Coffey worked for Paul Simon for U.S. senator in 1988, for Bill Clinton for president in 1992 and for Obama for U.S. senator in 2004 -- just like Emanuel and Axelrod. He also served a stint in City Clerk Jim Laski's office. The 47th Ward may not yet be Little Rock North, and there have been no sightings of Monica Lewinsky, but Clinton expatriates find the ward a congenial place. Emanuel and the "Clinton Brigade" are backing alumni Coffey, the "Mayor's Man," for committeeman. The mayor's New Chicago Committee, which is run by Tom Bowen, helped get Coffey on the ballot.

After defeating O'Donnell by 1,225 votes (with 50.8 percent of the vote), Pawar made it clear that he didn't intend to run for Democratic committeeman in 2012, that he wouldn't support Schulter, who he said offered no aid in the aldermanic transition, for the job, and that he would support another "progressive" candidate for the party post.

Rosenfeld, a heavyweight lobbyist, seemed to fit the bill. He said that he would not take sides in the unhealed Schulter-Pawar rift, that he wouldn't work against Pawar for reelection in 2015, and that he would nurture Schulter's still-potent precinct organization. Schulter could then ride off into the sunset. Pawar endorsed Rosenfeld.

But then Rosenfeld became the "Blago Man." He was an aide to Alderman Dick Mell (33rd), Rod Blagojevich's father-in-law, from 1993 to 1994, he worked in Blagojevich's campaigns for state representative (1992, 1994), Congress (1996, 1998 and 2000) and governor (2002), and he opened his own lobbying shop after Blagojevich went to Springfield. He raised money for Blagojevich, and he surfaced as "Lobbyist 2" in Robert Blagojevich's testimony at his brother's first trial. No wrongdoing has been alleged, but the "Blago Man" connection has been established.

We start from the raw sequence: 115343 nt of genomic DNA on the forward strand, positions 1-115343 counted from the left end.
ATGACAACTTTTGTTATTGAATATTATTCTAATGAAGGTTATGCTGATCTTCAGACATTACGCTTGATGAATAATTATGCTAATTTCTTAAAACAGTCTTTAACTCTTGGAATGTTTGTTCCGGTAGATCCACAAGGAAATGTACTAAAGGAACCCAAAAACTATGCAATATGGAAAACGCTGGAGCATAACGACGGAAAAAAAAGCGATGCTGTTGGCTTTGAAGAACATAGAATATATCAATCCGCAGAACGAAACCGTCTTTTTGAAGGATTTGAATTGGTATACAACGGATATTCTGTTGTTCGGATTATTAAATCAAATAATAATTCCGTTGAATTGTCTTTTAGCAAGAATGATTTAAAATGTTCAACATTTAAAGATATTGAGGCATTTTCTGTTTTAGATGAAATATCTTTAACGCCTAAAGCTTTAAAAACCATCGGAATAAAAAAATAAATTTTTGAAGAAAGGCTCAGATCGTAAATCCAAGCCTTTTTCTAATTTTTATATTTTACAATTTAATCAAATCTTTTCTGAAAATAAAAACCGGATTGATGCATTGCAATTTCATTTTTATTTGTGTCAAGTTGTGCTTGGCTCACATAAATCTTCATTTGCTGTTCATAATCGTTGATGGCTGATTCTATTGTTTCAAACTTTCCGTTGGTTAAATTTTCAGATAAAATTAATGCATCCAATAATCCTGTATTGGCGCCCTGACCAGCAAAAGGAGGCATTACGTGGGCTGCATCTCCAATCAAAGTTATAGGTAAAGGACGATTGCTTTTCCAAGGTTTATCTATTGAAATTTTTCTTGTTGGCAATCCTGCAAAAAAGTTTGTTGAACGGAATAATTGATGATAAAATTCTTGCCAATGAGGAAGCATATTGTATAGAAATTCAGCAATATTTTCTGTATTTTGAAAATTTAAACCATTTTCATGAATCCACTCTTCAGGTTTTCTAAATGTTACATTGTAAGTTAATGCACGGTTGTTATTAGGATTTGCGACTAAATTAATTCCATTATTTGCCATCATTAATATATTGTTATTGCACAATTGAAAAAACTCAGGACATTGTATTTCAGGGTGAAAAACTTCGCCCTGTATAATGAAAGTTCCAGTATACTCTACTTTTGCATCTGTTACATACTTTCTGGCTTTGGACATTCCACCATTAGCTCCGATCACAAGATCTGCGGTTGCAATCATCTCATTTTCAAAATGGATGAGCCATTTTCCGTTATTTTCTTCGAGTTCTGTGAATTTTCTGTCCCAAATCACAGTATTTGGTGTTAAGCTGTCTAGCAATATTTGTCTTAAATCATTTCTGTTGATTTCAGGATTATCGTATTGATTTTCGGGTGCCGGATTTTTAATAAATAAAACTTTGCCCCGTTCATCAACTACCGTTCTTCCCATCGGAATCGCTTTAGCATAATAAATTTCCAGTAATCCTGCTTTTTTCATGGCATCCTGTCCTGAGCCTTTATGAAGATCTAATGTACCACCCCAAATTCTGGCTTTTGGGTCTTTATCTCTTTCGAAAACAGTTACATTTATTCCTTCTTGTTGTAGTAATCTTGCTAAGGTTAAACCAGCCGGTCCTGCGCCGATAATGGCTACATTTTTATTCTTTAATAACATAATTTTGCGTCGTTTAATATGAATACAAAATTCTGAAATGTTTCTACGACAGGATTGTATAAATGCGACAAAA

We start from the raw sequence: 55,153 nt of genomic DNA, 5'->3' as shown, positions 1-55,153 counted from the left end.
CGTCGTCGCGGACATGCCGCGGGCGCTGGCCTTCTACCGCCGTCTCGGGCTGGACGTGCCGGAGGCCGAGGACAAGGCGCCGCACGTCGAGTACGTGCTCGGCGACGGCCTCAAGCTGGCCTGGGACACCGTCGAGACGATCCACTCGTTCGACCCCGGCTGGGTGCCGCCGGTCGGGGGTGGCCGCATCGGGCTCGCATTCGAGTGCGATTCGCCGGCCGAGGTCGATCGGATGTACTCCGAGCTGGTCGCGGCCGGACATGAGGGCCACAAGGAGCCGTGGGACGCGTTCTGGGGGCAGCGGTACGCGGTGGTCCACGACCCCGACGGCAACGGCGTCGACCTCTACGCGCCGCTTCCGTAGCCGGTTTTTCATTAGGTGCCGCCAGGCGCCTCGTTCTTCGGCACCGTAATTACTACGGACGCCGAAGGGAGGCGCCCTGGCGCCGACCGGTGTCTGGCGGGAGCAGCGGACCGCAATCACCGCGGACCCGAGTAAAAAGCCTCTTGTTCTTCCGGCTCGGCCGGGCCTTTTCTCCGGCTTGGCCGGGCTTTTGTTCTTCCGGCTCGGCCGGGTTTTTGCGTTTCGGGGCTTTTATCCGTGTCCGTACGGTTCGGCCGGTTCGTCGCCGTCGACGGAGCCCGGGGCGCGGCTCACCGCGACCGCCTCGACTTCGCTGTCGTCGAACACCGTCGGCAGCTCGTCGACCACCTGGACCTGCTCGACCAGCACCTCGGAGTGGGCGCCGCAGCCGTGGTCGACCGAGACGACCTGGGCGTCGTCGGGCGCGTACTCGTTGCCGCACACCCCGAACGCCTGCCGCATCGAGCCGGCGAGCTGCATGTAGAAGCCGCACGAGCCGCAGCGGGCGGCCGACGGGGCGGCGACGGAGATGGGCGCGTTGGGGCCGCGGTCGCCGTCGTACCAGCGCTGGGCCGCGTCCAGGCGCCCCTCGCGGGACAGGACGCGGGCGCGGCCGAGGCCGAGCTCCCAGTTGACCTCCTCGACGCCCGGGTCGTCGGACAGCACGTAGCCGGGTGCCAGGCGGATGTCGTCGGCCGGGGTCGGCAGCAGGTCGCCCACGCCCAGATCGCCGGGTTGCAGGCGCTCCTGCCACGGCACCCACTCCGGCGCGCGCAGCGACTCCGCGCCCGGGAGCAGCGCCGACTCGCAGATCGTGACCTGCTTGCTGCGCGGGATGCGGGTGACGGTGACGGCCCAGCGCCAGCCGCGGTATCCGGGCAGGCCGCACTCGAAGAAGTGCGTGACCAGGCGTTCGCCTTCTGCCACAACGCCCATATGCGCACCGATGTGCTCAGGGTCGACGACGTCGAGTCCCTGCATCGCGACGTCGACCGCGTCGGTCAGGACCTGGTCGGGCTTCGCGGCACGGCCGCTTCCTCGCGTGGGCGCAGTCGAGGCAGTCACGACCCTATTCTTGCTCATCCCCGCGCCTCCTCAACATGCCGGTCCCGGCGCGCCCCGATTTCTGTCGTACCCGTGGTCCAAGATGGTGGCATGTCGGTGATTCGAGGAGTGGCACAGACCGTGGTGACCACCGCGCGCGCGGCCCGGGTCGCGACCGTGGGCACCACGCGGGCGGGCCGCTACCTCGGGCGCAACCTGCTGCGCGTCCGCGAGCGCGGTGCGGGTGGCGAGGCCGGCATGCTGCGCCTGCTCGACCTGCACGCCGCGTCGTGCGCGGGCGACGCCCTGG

"He is too close to Pawar, who is solely focused on beating Gene," observed one astute 47th Ward precinct captain, who attributed the sudden spurt of Rosenfeld negativity to the mayor's operatives. "The mayor wants his guy," which is Coffey, he added. However, he continued, "Schulter wins in a three-man race, and Schulter would have beaten Rosenfeld in a two-man race. (Rosenfeld is) finished. The only way Coffey can win is for the mayor to make a deal with Gene and get him out of the race." Give Schulter an S&FG of "0."